The design is particularly striking. The exterior was styled by Volvo’s Californian studio in Camarillo by American Chris Benjamin. “I wanted an emotionally engaging car that looked like a coupé but had the practicality and functionality of a five-door hatchback,” he says. The Pedestrian Airbag Technology allowed him to lower the bonnet line and lower the whole car. It’s actually 29mm (just over an inch) lower than a C30 coupé, one of the lowest hatchbacks on the road. The rear styling is based on the C30, which in turn took cues from the classic P1800ES of the ’70s.

The cabin design priorities were to give, “a large car feel inside a small car”. The dash is wide – accentuating the big car feel – while a new high-tech TFT (thin film transistor) instrument digital display is available. Three different instrument displays can be selected, including an “eco” setting to help you drive more economically and a “performance” mode to better suit more spirited driving. There is also a more classical “elegance” mode. TFT instrumentation is available as an option on all models in the V40 range.

The V40 comes with Bluetooth music streaming and handsfree mobile connectivity as standard. A navigation system with directions in the main instrument cluster, and a mobile app that can find your car in a large car park, lock or unlock doors and even give you a journey log.

These choices are all part of Volvo’s innovative infotainment system, giving outstanding connectivity, security and personalisation.

The seats are new and continue Volvo’s fine reputation for occupant comfort. The rear seat is prominently sculpted to offer maximum support for two and sees them positioned slightly more inboard than is the norm, improving comfort and forward visibility. Nonetheless there is room for three in the rear, and a trio of three-point seat belts (a Volvo invention, of course) in the back seat.

An optional panoramic glass roof improves the “big car feel” of the cabin. Another unusual and stylish design touch is the rimless rear view mirror – further proof of the V40’s design focus and crisp, uncluttered detailing.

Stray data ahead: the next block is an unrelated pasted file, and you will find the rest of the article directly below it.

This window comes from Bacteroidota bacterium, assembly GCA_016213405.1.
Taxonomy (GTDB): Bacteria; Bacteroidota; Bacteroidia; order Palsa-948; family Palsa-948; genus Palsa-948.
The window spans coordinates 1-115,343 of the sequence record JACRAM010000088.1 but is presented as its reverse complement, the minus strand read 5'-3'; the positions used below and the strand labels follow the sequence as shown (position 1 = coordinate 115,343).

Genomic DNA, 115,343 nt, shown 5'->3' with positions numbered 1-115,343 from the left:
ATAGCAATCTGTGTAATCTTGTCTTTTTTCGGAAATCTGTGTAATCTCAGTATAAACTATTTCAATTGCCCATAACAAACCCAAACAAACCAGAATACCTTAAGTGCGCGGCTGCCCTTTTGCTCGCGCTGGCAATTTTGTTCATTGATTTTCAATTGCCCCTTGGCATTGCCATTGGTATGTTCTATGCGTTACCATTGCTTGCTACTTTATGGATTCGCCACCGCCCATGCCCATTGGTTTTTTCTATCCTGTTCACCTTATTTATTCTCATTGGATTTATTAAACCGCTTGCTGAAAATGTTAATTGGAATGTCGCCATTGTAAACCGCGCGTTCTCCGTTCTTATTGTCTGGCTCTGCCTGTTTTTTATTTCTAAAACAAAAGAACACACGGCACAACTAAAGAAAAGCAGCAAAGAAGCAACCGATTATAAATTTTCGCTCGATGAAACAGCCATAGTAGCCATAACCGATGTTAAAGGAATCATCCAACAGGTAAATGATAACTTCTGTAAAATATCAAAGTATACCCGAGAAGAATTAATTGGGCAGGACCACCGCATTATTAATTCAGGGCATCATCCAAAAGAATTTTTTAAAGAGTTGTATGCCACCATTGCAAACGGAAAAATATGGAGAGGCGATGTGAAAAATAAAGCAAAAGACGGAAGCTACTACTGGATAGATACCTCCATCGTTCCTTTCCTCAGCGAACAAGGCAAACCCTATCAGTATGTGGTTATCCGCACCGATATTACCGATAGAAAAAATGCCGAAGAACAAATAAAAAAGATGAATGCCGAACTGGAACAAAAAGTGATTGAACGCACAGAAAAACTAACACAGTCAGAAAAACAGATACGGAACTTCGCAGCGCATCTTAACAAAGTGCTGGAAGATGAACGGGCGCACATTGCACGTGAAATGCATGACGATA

Driving pleasure was a priority. “We sought dynamic leadership in this class and I’m confident we have achieved it,” says Stefan Karlsson, Manager of Vehicle Dynamics and Calibration. “Our goal was to offer a truly connected feel, to give great driver confidence. If a driver feels well connected, he or she feels in control. This not only improves driving enjoyment, it also improves dynamic safety.”

Ride comfort was also crucially important. “We just don’t accept that agility should come at the expense of comfort. It is not necessary.”

The damping – a key quality in comfort and driver interaction – was mostly calibrated by testing on British B-roads, “the best real world testing ground,” says Stefan Karlsson. “They are extremely demanding roads, which is why so many cars struggle on them. They are brilliant for damper tuning, which in turn improves ride comfort, steering response, handling and agility.”

The all-new V40 comes with three different diesel engines, and three petrol engines. They include a 1.6 diesel, which gives an outstanding and class-leading CO2 figure of 94 g/km (equivalent to 78.5mpg on the combined cycle), a sporty 177hp 2.0-litre five-cylinder diesel, and the high performance T5 petrol, good for 254hp. All engine and gearbox versions have start/stop technology, to boost economy and reduce emissions.

Volvo Car UK expects the D2 to be the big selling engine, with 63 per cent of UK sales.

Three trim levels are offered – ES, SE and SE Lux. Prices start at £19,745 for the D2 ES. The cars are all extremely well equipped. The entry level ES has City Safety, Pedestrian Airbag, Bluetooth hands-free, High Performance Audio, Electronic Climate Control, leather steering wheel and a cooled glovebox as standard.